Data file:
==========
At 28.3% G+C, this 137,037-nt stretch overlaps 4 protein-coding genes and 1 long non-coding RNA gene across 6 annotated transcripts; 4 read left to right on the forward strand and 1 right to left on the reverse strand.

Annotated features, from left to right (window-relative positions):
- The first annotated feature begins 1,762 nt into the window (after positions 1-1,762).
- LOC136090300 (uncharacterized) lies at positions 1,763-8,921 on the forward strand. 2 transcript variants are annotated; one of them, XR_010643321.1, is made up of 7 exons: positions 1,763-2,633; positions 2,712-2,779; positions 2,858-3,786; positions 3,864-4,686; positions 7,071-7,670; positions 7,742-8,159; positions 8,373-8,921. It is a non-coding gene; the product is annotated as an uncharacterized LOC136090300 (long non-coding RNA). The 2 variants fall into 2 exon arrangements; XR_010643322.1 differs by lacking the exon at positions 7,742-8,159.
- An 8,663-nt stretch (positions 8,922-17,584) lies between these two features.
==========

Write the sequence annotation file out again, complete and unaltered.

At 28.3% G+C, this 137,037-nt stretch overlaps 4 protein-coding genes and 1 long non-coding RNA gene across 6 annotated transcripts; 4 read left to right on the forward strand and 1 right to left on the reverse strand.

Annotated features, from left to right (window-relative positions):
- The first annotated feature begins 1,762 nt into the window (after positions 1-1,762).
- LOC136090300 (uncharacterized) lies at positions 1,763-8,921 on the forward strand. 2 transcript variants are annotated; one of them, XR_010643321.1, is made up of 7 exons: positions 1,763-2,633; positions 2,712-2,779; positions 2,858-3,786; positions 3,864-4,686; positions 7,071-7,670; positions 7,742-8,159; positions 8,373-8,921. It is a non-coding gene; the product is annotated as an uncharacterized LOC136090300 (long non-coding RNA). The 2 variants fall into 2 exon arrangements; XR_010643322.1 differs by lacking the exon at positions 7,742-8,159.
- An 8,663-nt stretch (positions 8,922-17,584) lies between these two features.